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Title: Receptivity & transition in boundary-layers over rigid & compliant surfaces
Author: Ali, Reza
ISNI:       0000 0001 3413 6246
Awarding Body: University of Warwick
Current Institution: University of Warwick
Date of Award: 2003
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The generation of freestream turbulence by minute particulates and surface roughness over compliant walls in flat-plate, laminar and turbulent boundary layers is numerically investigated. The findings fill the gap in knowledge concerning the effect of such disturbances and are important for the development of compliant walls for marine applications. The three-dimensional, boundary-layer disturbances, are modelled using a mixed spectral/finite-difference, velocity-vorticity formulation of the Navier-Stokes equations. The compliant wall is modelled using a plate-spring model, where the displacement of the surface is restricted to the vertical direction. The fluid and wall codes are interactively coupled and numerical stability is achieved by combining the inertia terms together. The integrity of the code for rigid and compliant walls was demonstrated through the generation of Tollmien-Schlichting (T/S) waves. The particles were modelled as both stationary and moving body force(s), and roughness modelled spectrally as a wavy surface. The findings highlight favourable effects of wall-compliance. Both compliant walls, stretching across the entire domain, and a finite compliant panel embedded in a rigid wall were investigated. With regards to the latter, it was observed that, in general, the joins did not exert any additional adverse effects on the particle- and roughness-induced phenomena, and those that were induced could be easily controlled. Klebanoff modes, which manifest themselves as streaky structures, were simulated in a laminar boundary layer, generated by a single stationary body force. The model was extended to show the development of similar near-wall structures in a turbulent boundary layer, providing for the first time quantitative agreement with experimental studies. The findings suggest compliant walls are less susceptible to bypass transition. The simulations also provide a possible explanation for observation of skin-friction drag reductions. A simple model describing the behaviour of moving particles, demonstrated local suppression of induced perturbations at the wall and revealed the faster-growing disturbance travelling with the particle. Over rough surfaces, an oscillating body force was used as a T/S driver and the stability of the subsequent wave explored. In general, compliance has a stabilising effect, which is reduced as amplitude of the waviness is increased. The model was extended to ascertain the hydrodynamic effects of the minute cutaneous ridges observed over dolphin skin.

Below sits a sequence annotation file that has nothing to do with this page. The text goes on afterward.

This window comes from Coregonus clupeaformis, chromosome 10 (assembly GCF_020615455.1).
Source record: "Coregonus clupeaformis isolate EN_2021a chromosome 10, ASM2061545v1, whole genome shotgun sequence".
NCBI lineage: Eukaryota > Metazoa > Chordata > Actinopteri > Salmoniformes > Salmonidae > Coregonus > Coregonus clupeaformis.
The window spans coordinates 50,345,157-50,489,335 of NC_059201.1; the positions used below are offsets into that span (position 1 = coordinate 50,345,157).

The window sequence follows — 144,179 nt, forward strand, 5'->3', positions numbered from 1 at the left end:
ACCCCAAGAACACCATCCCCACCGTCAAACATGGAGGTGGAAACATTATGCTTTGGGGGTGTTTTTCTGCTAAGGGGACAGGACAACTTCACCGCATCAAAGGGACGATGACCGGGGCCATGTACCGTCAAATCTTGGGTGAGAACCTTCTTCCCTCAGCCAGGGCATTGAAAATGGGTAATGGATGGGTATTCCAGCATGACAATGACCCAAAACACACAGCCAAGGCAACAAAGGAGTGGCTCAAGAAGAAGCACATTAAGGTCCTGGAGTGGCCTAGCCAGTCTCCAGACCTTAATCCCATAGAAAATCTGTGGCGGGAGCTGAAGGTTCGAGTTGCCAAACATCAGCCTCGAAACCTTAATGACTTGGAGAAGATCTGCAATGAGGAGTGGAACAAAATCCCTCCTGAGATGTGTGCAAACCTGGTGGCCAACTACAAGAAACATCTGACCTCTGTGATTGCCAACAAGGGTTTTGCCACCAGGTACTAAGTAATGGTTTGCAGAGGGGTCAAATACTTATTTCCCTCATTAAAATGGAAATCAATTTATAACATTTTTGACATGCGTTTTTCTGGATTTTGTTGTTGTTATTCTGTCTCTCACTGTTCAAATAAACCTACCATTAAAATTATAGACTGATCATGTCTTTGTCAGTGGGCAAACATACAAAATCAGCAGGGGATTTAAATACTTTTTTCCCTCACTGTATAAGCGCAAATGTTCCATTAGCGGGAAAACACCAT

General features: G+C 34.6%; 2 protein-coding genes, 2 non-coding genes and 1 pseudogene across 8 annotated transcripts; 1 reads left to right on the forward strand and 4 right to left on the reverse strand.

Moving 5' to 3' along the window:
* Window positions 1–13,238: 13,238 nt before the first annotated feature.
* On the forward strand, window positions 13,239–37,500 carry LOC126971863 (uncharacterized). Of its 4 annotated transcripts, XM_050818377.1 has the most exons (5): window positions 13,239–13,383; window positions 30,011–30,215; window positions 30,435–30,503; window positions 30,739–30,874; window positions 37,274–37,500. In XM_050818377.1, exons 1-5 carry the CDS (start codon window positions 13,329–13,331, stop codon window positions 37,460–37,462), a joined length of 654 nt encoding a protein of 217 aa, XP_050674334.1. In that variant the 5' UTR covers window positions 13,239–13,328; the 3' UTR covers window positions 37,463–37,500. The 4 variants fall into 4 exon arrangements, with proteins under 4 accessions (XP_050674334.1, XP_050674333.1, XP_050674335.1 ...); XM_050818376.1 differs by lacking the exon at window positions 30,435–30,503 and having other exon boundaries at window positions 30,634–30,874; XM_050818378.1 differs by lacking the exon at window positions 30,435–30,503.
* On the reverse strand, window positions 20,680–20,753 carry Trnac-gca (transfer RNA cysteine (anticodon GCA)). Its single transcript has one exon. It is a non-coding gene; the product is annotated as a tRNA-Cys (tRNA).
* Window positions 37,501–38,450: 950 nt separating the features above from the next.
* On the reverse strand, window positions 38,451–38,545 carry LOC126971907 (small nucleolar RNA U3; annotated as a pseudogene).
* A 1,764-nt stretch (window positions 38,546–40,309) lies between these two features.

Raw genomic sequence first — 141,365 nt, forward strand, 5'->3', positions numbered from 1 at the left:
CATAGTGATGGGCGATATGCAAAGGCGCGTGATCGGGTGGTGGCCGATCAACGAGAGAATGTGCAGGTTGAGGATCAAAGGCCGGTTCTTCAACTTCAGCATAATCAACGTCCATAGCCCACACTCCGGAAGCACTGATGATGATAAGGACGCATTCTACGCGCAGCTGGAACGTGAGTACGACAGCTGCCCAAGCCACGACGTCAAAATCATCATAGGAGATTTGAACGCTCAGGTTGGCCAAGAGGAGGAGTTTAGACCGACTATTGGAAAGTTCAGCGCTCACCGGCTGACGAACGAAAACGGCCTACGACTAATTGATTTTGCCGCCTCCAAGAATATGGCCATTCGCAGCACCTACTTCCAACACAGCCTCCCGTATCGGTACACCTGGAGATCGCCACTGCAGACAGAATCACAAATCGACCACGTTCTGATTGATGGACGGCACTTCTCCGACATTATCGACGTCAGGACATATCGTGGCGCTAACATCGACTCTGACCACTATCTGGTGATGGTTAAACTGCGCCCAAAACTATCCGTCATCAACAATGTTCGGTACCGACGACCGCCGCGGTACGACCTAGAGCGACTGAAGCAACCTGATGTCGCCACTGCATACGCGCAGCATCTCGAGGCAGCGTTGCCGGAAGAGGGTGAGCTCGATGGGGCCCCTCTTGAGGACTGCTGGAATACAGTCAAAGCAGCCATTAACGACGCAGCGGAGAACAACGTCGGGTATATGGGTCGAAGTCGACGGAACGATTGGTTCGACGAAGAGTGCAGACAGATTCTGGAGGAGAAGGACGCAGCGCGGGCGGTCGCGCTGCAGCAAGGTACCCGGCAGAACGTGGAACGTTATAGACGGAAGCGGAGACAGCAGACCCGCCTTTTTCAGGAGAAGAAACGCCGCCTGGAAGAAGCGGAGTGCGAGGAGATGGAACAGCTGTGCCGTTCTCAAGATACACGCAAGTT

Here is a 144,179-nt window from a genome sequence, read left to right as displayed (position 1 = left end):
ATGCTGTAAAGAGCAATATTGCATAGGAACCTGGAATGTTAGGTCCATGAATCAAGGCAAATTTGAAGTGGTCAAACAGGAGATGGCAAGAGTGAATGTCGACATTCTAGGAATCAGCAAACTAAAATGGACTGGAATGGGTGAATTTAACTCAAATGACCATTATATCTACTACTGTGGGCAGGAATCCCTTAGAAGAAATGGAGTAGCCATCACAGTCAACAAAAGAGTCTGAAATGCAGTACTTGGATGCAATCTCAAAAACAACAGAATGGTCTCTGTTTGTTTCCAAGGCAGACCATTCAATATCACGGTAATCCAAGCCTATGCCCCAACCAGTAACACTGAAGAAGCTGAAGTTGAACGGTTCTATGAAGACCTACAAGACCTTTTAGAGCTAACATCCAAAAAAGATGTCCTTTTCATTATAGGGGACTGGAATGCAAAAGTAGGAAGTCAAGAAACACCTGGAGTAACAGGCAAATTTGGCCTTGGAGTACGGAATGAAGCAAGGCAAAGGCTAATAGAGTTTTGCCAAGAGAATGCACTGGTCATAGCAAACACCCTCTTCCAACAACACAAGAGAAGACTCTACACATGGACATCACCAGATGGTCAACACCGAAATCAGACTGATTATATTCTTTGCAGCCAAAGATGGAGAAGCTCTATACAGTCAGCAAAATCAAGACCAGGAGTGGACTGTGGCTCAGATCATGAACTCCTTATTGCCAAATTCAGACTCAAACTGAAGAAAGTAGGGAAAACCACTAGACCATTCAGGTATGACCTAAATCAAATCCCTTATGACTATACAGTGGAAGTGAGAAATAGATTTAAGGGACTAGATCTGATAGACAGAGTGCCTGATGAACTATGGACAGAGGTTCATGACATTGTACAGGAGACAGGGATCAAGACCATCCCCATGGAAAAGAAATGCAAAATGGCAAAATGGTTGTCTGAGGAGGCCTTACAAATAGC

Supervisor: Not available Sponsor: Not available
Qualification Name: Thesis (Ph.D.) Qualification Level: Doctoral
EThOS ID:  DOI: Not available
Keywords: QA Mathematics ; TA Engineering (General). Civil engineering (General)